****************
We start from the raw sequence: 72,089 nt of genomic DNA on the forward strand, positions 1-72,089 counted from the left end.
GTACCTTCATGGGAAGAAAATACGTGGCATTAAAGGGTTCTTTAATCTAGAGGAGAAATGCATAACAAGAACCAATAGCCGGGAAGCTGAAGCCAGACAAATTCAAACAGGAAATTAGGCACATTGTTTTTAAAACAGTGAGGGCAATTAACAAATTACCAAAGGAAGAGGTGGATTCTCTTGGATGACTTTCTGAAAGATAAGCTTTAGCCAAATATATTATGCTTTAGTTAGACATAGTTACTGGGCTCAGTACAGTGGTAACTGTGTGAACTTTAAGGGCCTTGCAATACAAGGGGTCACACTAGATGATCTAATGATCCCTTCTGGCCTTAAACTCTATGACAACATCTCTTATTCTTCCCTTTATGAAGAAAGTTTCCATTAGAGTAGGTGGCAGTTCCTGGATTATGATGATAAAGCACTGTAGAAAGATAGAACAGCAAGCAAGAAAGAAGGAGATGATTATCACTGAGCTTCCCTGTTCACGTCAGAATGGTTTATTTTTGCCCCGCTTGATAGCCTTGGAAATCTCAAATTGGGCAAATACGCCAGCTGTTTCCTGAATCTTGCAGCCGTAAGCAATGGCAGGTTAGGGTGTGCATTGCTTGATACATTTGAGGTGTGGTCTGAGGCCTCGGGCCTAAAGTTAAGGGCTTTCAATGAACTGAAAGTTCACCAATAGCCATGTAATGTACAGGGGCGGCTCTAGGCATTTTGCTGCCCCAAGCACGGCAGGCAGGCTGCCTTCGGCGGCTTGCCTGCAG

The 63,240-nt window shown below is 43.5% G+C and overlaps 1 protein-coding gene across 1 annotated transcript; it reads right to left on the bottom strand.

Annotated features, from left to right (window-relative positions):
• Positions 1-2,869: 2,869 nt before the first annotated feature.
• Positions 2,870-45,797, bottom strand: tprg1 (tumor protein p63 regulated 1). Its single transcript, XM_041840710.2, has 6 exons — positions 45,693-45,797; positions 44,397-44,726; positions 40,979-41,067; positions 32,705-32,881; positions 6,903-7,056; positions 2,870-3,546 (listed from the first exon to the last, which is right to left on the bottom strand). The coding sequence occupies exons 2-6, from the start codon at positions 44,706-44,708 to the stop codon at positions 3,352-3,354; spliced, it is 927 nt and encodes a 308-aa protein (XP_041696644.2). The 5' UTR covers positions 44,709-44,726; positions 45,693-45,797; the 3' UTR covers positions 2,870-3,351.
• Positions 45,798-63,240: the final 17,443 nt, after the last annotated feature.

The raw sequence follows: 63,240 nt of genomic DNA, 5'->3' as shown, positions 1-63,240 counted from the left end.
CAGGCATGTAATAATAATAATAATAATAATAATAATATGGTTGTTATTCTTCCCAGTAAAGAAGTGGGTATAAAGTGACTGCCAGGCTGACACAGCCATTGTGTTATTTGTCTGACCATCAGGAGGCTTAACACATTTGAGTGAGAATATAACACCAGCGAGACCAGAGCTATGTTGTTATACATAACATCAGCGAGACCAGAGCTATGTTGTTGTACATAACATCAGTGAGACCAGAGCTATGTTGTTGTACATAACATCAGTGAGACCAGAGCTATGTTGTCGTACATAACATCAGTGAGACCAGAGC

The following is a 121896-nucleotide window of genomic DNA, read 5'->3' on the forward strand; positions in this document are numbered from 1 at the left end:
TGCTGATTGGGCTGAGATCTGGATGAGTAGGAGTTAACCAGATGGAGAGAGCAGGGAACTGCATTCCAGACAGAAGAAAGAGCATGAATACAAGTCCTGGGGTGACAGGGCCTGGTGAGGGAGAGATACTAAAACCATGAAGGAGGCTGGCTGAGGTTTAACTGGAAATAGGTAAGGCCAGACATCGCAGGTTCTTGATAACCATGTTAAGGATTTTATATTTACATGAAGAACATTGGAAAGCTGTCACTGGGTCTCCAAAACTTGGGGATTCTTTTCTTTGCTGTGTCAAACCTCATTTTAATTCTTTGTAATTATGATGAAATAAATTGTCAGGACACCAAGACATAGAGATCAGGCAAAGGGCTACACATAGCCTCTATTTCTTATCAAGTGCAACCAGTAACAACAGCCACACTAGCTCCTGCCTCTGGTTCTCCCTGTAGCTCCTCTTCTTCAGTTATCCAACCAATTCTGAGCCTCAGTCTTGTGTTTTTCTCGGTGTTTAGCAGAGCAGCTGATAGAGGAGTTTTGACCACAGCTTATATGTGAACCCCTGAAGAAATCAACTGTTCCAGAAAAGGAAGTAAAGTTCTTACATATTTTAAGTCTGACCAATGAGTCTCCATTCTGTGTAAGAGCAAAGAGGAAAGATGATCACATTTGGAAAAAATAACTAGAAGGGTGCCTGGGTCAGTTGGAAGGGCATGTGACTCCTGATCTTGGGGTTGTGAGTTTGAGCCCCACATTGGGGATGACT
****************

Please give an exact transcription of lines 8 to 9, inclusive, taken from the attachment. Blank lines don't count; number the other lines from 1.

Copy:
The raw sequence follows: 63,240 nt of genomic DNA, 5'->3' as shown, positions 1-63,240 counted from the left end.
CAGGCATGTAATAATAATAATAATAATAATAATAATATGGTTGTTATTCTTCCCAGTAAAGAAGTGGGTATAAAGTGACTGCCAGGCTGACACAGCCATTGTGTTATTTGTCTGACCATCAGGAGGCTTAACACATTTGAGTGAGAATATAACACCAGCGAGACCAGAGCTATGTTGTTATACATAACATCAGCGAGACCAGAGCTATGTTGTTGTACATAACATCAGTGAGACCAGAGCTATGTTGTTGTACATAACATCAGTGAGACCAGAGCTATGTTGTCGTACATAACATCAGTGAGACCAGAGC